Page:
There is an oral condition that affects older babies and toddlers. It is called "bottle mouth," and it is very serious. This happens when a baby is put to bed with a bottle or sippy cup every night of the week. The milk, formula or juice causes the baby's or toddler's teeth to rot and discolor. It is treatable, but not curable. Here is how your family dentist usually handles this issue.

Stop Putting the Child to Bed with a Bottle/Sippy Cup

The first thing your dentist will tell you to do is put your child to bed without a bottle or sippy cup. This may be difficult to do the first few nights, but eventually children learn to self-soothe without something in their mouths. They may even switch to a thumb or pacifier, which is easier to correct with orthodontics later on. You have to do this if you do not want all of your child's teeth to rot and fall out before the teeth are ready to do so.

Fluoride Treatments

Kids under the age of two generally should not be exposed to fluoride, as it can hinder their growth and development. However, if your child's teeth are especially bad, the dentist may deem it necessary to brush on a fluoride treatment that needs to stay on for a couple of hours. After that, you may brush your child's teeth as usual. No food or drink is allowed during this time either.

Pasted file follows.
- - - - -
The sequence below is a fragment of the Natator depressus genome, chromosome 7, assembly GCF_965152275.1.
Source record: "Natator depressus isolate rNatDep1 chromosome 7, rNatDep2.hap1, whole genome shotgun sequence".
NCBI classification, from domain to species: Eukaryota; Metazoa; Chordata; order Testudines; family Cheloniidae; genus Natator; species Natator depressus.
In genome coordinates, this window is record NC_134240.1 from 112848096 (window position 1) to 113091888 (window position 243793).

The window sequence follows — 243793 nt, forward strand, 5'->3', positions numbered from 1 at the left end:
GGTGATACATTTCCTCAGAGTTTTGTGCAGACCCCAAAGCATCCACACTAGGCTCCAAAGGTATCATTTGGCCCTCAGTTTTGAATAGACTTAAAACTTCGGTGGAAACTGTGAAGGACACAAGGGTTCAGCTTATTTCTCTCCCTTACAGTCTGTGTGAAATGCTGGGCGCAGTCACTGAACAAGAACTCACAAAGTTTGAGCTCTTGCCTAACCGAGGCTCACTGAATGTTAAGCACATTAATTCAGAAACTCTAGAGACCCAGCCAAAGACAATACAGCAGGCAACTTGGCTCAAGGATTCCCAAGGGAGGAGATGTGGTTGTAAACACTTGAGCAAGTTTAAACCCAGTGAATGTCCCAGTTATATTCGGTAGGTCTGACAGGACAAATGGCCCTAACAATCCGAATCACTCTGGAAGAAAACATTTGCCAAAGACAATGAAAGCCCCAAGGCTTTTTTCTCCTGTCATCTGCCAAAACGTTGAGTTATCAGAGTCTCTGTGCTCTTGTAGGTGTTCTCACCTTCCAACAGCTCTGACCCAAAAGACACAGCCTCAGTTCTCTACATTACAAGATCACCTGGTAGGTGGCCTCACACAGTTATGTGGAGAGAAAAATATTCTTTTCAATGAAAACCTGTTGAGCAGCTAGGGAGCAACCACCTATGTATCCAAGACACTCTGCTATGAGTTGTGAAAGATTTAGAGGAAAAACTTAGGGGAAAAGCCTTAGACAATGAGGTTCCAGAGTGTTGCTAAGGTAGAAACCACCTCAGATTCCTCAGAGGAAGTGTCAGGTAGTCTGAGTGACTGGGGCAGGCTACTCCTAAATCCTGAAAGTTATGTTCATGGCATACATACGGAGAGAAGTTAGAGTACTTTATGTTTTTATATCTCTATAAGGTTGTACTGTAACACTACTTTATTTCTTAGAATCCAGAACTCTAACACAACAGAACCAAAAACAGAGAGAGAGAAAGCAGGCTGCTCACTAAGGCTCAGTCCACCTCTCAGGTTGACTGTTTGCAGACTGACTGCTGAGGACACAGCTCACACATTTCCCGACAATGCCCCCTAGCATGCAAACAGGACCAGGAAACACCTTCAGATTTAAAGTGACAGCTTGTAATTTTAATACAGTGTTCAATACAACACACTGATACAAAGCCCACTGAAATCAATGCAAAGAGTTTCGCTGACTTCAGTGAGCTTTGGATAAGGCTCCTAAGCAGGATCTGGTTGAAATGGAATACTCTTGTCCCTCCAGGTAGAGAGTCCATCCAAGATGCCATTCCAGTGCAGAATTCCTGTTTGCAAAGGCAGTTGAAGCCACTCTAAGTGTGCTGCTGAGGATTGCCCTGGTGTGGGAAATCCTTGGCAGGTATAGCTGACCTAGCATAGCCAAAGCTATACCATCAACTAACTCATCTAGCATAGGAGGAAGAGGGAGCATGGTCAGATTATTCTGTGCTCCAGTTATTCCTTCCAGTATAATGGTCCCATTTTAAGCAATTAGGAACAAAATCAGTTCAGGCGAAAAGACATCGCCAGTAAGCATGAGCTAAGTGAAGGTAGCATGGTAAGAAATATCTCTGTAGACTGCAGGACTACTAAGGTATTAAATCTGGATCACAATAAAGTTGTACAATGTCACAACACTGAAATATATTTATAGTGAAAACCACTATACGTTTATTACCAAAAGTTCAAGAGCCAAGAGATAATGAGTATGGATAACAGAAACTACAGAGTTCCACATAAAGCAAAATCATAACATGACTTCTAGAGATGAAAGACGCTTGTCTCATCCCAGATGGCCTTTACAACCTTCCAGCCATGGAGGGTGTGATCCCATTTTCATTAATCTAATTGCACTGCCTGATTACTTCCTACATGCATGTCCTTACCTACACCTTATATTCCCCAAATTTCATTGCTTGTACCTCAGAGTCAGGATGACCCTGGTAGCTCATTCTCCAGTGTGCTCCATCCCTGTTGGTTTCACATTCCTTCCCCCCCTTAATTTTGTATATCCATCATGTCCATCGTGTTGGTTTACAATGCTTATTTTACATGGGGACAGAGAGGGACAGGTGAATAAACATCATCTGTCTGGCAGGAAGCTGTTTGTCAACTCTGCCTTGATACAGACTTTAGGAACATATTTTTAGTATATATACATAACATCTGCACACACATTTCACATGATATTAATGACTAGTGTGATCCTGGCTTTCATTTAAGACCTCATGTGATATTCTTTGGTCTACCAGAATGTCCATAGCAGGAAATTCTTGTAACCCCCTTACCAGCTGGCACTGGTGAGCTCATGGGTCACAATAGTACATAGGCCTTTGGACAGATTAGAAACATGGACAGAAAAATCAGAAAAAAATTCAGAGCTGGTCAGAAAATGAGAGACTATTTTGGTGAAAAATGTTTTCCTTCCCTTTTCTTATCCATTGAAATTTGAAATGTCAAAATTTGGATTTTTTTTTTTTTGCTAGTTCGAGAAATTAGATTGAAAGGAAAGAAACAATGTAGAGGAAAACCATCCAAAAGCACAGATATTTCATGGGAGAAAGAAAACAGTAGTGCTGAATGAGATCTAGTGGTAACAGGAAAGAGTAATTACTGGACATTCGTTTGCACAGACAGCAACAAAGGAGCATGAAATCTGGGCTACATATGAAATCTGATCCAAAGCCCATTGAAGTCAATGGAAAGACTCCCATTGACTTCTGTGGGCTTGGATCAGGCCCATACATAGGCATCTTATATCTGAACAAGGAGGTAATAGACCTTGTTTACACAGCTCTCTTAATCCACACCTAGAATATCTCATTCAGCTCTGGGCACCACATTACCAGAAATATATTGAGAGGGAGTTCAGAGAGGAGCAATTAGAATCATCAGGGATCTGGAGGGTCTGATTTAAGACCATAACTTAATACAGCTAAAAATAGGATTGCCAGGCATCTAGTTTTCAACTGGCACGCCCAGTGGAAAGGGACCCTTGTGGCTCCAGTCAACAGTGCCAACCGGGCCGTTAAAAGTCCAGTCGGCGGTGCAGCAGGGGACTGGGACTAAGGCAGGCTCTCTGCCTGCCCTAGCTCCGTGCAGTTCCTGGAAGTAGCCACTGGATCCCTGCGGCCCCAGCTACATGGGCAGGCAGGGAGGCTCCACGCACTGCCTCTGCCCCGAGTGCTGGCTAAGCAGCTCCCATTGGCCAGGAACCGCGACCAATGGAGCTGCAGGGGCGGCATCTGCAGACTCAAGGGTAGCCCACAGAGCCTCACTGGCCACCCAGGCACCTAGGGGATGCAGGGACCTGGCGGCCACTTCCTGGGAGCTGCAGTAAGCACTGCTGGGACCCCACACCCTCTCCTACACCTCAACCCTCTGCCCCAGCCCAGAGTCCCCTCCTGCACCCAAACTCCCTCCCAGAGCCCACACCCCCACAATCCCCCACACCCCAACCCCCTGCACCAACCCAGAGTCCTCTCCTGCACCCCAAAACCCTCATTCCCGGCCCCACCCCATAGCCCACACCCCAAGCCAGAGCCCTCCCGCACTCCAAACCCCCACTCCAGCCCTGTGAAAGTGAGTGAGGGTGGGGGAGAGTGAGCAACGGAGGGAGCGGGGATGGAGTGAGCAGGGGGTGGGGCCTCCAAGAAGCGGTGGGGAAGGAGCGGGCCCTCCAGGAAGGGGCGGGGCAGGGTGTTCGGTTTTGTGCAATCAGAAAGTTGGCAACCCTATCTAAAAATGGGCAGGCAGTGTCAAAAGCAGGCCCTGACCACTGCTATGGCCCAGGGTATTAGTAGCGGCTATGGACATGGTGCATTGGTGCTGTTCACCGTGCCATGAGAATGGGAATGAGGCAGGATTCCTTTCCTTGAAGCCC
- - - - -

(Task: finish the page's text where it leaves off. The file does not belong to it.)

Seal the Teeth

The next thing your dentist will attempt to do is apply a dental varnish or sealant to keep your child's teeth from rotting and dying altogether. Like the fluoride treatments, the sealant or varnish cannot come into contact with food or drink for a couple of hours in order to be effective. Not even bottle-fed babies can have anything to drink during this time, so make sure your baby or toddler has had something to eat or drink prior to the appointment.

Keep the Teeth in the Mouth

Unless the teeth are so badly damaged that your child may need a root canal to rescue the teeth, your dentist will insist that these teeth remain in your child's mouth. The baby teeth act as placeholders for permanent teeth, and if your dentist removes them, there could be multiple complications when the adult teeth try to break through later. A dentist will only pull a baby tooth if it is dead or if it is actually causing a serious and painful infection in your child's mouth.

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